13/06/2017 - Results - 1st round
La République en Marche (LREM), the new party formed by the President of the Republic Emmanuel Macron and led by Catherine Barbaroux, easily drew ahead in the first round of the general election on 11th June in France with 28.21% of the vote. Its ally, the Democratic Movement (MoDem) chaired by Justice Minister François Bayrou, won 4.11% of the vote. LREM drew ahead of the Republicans (LR) led by Bernard Accoyer, which won 15.77% of the vote. Their partners in the Union of Democrats and Independents (UDI), a centrist party led by Jean-Christophe Lagarde, won 3.03% of the vote. "Emmanuel Macron and his movement are following a strategy of hegemonic domination" repeated François Baroin, the leader of LR in this general election and during the electoral campaign. No one listened to him however.
The Front National (FN), a populist party led by Marine Le Pen, came third and lost all hope of becoming the main opposition party to Emmanuel Macron. It won 13.2% of the vote. France Unbowed (FI) led by Jean-Luc Mélenchon, which came fourth with 11.02% of the vote. Both populist leaders did not succeed in achieving for their respective parties a result equivalent to that won in the first round of the presidential election on 23rd April last (21.53% and 19.64% of the vote respectively).
For the Socialist Party (PS), led by Jean-Christophe Cambadélis, it was total defeat. The PS, which in 2012, reigned supreme over French political life (Presidency of the Republic, a majority in Parliament, in the regions, the departments and the town halls) won 7.44% of the vote. Its future now hangs in the balance.
An extremely low turnout was the other striking feature of this, the first round of the general elections on 11th June: fewer than half of the electorate (48.71%, - 8.51 in comparison with the first round of the general election on 10th and 17th June 2012) went to vote, i.e. the lowest turnout since the beginning of the V Republic in 1958, and more widely in the country's entire history.
Once again the institutional rationale was respected and the French confirmed in the first round of the general election their vote of the presidential election offering the new head of State the majority he needs to govern.
A yellow wave was expected (LREM's colour), but it was a true tidal wave. Voters largely gave their vote to candidates who were still unknown to the man in the street just a few weeks ago (we recall that 40% of the outgoing MPs were not standing again) and this has pushed many senior members of political life towards the exit door. Personalities on the left in office over the last five years were the most in number to fall victim to what is now being called 'dégagisme' (clearing out), the rejection of the professional politicians, finding themselves eliminated in the first round: the leader of the PS Jean-Christophe Cambadélis; the unfortunate candidate of the PS in the presidential election on 23rd April and 7th May last (6.35% of the vote), Benoît Hamon; the former socialist ministers Matthias Fekl (2014-2017) and Aurélie Filippetti (2012-2014) and the ecologists Emmanuelle Cosse (2016-2017) and Cécile Duflot (2012-2014), not forgetting the former special advisor to the President of the Republic, Nicolas Sarkozy (2007-2012) Henri Guaino (LR), and outgoing MP. Many others are due to follow suit in the second round on 18th June.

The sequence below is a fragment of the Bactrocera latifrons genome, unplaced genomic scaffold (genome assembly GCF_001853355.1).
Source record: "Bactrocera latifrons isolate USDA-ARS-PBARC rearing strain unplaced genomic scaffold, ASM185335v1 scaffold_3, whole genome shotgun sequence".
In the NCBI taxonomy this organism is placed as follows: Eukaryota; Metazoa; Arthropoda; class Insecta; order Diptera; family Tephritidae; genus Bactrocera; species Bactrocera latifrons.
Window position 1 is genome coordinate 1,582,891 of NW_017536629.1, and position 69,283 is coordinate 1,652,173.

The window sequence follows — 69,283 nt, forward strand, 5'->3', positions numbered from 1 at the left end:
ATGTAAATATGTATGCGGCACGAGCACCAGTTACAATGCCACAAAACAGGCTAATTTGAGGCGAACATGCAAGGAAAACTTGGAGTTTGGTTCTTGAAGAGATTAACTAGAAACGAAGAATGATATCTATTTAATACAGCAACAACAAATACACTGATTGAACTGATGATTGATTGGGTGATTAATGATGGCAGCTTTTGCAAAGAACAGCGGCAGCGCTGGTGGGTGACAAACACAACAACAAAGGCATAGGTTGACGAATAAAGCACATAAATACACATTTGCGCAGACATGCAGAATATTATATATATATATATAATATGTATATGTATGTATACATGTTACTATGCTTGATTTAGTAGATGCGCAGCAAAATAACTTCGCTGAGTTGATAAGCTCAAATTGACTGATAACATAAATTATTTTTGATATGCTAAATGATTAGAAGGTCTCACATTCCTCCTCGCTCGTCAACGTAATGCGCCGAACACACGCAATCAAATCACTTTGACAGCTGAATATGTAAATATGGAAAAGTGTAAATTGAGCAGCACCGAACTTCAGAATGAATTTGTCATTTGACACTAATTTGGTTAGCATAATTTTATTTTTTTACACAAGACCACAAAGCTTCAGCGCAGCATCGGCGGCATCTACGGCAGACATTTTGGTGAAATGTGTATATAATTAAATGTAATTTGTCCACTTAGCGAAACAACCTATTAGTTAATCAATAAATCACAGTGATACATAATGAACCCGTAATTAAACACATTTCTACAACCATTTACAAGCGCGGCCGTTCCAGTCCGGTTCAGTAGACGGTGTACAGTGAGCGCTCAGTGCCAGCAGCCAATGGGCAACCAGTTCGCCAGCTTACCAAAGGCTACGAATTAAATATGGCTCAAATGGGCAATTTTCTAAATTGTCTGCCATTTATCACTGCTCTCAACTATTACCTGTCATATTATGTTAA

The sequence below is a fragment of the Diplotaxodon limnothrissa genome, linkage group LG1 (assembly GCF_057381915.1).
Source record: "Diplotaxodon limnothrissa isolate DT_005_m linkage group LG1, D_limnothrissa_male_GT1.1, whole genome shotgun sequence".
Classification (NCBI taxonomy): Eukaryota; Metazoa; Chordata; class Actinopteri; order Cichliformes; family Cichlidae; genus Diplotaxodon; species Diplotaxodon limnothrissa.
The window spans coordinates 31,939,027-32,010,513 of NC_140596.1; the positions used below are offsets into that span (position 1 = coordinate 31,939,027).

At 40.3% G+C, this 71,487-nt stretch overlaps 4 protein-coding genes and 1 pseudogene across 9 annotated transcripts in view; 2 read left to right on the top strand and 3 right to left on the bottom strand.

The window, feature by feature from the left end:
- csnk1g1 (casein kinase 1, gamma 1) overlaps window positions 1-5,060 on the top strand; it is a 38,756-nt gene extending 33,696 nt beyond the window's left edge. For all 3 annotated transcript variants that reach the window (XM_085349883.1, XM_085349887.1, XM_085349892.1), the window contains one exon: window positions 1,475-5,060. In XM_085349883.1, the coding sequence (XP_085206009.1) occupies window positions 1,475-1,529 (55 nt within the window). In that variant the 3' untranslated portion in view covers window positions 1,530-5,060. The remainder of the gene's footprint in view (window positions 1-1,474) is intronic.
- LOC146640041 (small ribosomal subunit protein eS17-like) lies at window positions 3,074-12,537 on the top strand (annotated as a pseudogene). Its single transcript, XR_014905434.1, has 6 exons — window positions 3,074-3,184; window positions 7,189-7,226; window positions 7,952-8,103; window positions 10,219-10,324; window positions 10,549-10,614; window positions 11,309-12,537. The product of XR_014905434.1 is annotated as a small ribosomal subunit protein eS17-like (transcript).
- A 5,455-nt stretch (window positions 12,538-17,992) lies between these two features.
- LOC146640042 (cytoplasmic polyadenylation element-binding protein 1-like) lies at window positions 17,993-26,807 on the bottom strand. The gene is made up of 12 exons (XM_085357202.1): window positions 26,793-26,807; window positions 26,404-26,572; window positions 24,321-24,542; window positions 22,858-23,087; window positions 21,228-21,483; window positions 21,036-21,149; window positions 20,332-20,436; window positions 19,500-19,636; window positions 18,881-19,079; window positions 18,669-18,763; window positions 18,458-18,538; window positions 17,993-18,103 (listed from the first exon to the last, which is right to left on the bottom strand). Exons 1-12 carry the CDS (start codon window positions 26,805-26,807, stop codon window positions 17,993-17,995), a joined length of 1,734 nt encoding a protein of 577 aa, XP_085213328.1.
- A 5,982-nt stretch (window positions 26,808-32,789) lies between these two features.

Indeed the centrist positioning of LREM provides it with major reserves of votes. In the second round its candidates should benefit from the transfer of votes on the part of supporters on the left, whilst they were against right wing candidates and the transfer of votes on the part of those close to the right, when they were against left wing candidates.
LREM's success in the first round of the general election, a political party created just one year ago, is undeniable even though it has to be relativized given the low turn-out, a mark of electoral fatigue and a feeling on the part of many French citizens that everything is decided in the presidential election, but also a sign of deep division in French society (we recall that one voter in two - 49.99% - chose a populist candidate in the first round of the presidential election on 23rd April last. This victory owes a great deal to the talent of the forces who have rallied around Emmanuel Macron, but it can also be explained by the weakness of their rivals, notably the political parties, both on the right and the left, which have dominated French political life over the most recent decades.
Even though a certain amount of re-balancing might take place in the second round of the election LREM is due to win an absolute majority in the National Assembly, the lower house of the French parliament on 18th June next and enjoy the necessary majority to implement its programme and push through its reforms.
Only 4 MPs were elected in the first round out of 577 seats